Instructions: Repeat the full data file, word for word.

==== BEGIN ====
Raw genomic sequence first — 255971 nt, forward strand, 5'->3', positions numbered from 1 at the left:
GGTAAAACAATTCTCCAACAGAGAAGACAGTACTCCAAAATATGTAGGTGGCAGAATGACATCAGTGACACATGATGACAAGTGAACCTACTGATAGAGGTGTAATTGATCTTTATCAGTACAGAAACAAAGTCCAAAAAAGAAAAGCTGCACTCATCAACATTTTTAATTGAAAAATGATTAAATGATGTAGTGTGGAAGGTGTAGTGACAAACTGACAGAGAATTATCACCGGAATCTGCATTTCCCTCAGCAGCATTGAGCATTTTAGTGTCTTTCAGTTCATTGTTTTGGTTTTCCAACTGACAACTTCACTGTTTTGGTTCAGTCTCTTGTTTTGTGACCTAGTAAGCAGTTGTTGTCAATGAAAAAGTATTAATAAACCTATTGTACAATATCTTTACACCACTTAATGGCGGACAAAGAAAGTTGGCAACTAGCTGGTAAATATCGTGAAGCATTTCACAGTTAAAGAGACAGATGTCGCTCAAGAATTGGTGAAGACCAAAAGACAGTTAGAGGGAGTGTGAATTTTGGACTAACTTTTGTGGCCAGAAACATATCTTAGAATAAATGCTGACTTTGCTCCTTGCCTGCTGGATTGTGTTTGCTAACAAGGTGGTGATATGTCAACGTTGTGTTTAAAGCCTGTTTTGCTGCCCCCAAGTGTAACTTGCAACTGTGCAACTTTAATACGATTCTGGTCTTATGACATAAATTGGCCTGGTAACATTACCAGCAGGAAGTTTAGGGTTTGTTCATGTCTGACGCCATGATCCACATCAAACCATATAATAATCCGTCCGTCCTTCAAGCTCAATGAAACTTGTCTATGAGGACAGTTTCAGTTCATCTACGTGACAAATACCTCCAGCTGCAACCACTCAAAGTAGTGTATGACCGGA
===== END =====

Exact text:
Raw genomic sequence first — 255971 nt, forward strand, 5'->3', positions numbered from 1 at the left:
GGTAAAACAATTCTCCAACAGAGAAGACAGTACTCCAAAATATGTAGGTGGCAGAATGACATCAGTGACACATGATGACAAGTGAACCTACTGATAGAGGTGTAATTGATCTTTATCAGTACAGAAACAAAGTCCAAAAAAGAAAAGCTGCACTCATCAACATTTTTAATTGAAAAATGATTAAATGATGTAGTGTGGAAGGTGTAGTGACAAACTGACAGAGAATTATCACCGGAATCTGCATTTCCCTCAGCAGCATTGAGCATTTTAGTGTCTTTCAGTTCATTGTTTTGGTTTTCCAACTGACAACTTCACTGTTTTGGTTCAGTCTCTTGTTTTGTGACCTAGTAAGCAGTTGTTGTCAATGAAAAAGTATTAATAAACCTATTGTACAATATCTTTACACCACTTAATGGCGGACAAAGAAAGTTGGCAACTAGCTGGTAAATATCGTGAAGCATTTCACAGTTAAAGAGACAGATGTCGCTCAAGAATTGGTGAAGACCAAAAGACAGTTAGAGGGAGTGTGAATTTTGGACTAACTTTTGTGGCCAGAAACATATCTTAGAATAAATGCTGACTTTGCTCCTTGCCTGCTGGATTGTGTTTGCTAACAAGGTGGTGATATGTCAACGTTGTGTTTAAAGCCTGTTTTGCTGCCCCCAAGTGTAACTTGCAACTGTGCAACTTTAATACGATTCTGGTCTTATGACATAAATTGGCCTGGTAACATTACCAGCAGGAAGTTTAGGGTTTGTTCATGTCTGACGCCATGATCCACATCAAACCATATAATAATCCGTCCGTCCTTCAAGCTCAATGAAACTTGTCTATGAGGACAGTTTCAGTTCATCTACGTGACAAATACCTCCAGCTGCAACCACTCAAAGTAGTGTATGACCGGA